When BMW unveiled the X5 for the 2000 model year, its rivals in the over-$50,000 SUV market were few and far between. Times have changed. Despite record gas prices, the market appeal of large, well-appointed, and thirsty 21st-century station wagons has only increased.
The 2006 BMW X5 shows that the model has aged quite well in terms of overall driving characteristics, with running changes--including an improved xDrive AWD system (standard on the X5) and larger engines--giving better performance.
But the X5's interior infotainment systems have not kept pace with recent improvements. The redesigned 2007 X5 will likely adopt iDrive for control of cabin systems, and for once, we can say this will be a big improvement. Whatever form they take, BMW's next-generation equipment packages can't arrive soon enough. Few new cars at any price come from the factory lacking a CD player, but the 2006 BMW X5 we tested was equipped with navigation, which replaces the CD system with--wait for it--a tape deck. With the total suggested retail price for our X5 at $62,275, it's time for BMW's tech offerings to fast-forward into the 21st century.
The interior of the 2006 BMW X5 is visually warm and pleasant, with beige leather nicely offsetting the dark wood accents. Our test car had the optional Sport Package ($1,600), which includes 18-inch split-spoke alloy wheels (different 18-inch alloys are standard); an anthracite headliner; various exterior trim pieces; sport suspension; sport seats; and a sport steering wheel.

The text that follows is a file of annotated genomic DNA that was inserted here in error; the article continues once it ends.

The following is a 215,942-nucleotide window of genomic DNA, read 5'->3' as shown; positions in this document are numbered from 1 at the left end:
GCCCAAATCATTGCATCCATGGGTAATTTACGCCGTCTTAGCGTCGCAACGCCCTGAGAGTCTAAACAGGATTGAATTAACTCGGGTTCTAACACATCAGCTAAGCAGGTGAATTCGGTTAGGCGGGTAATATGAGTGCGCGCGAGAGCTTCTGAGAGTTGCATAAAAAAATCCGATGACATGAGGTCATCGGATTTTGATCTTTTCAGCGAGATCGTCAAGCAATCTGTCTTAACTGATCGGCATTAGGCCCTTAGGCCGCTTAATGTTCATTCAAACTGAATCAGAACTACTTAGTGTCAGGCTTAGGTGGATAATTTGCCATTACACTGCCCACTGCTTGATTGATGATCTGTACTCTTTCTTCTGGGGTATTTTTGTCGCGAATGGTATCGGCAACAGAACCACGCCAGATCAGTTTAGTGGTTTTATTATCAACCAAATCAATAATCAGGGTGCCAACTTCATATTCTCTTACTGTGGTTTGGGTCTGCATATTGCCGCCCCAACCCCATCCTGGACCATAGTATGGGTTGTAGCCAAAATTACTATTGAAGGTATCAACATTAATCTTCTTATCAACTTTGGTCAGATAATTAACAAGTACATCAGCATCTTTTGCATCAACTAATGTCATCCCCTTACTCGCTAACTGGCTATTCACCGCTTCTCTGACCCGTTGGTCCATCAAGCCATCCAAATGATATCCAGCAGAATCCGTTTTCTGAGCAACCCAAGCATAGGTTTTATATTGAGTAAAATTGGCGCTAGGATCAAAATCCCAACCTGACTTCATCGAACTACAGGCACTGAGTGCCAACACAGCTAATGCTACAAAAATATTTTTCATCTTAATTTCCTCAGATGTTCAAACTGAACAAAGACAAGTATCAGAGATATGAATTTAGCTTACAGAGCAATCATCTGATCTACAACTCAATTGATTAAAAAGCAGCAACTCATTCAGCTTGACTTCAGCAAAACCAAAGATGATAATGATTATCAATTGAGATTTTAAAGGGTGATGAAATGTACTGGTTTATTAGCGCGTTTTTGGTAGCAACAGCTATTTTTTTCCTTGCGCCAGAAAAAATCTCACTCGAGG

The Premium Package ($2,500) adds a huge power moonroof, autodimming mirrors, and a power-adjustable rear seat back, as well as the BMW Assist system, which includes Bluetooth integration, roadside assistance, vehicle service notifications, and emergency calling services.
So far, so good. But the main control interface in the center of the dashboard is a stark reminder of the 2006 BMW X5's age. The optional DVD navigation ($1,800) system's screen is nicely sized, but resolution is low, and the plastic buttons surrounding the screen feel cheap and lack intuitive functionality. These buttons switch between major commands with further input via a small twist-and-click knob. Setting destinations this way is tedious and distracting and would be improved by the use of the iDrive knob, which is larger, is closer to the driver, and offers tactile feedback.
The real problem with the navigation system is that it replaces the X5's in-dash CD player. BMW surely expects most buyers to upgrade to a six-disc changer, which mounts behind a cover in the left rear cargo area, but our test car was not so equipped. Imagine our surprise the first time we pushed the button, which lowers the navigation screen, and realized it was hiding a slot for cassettes (you remember--the things we used to listen to in the '80s). Buyers of a $62,000 SUV outfitted with a $1,200 Premium sound system shouldn't have to pay more to be able to play CDs. We'll withhold judgment on the sound quality, as our favorite (weak) FM radio station was all we had to go on.
Bluetooth integration is limited to BMW's list of compatible phones. Once paired, address-book information is available and can be dialed with steering-wheel controls or a voice command. Some phones can be docked in the center armrest with custom cradles, which allows quicker direct access and charging.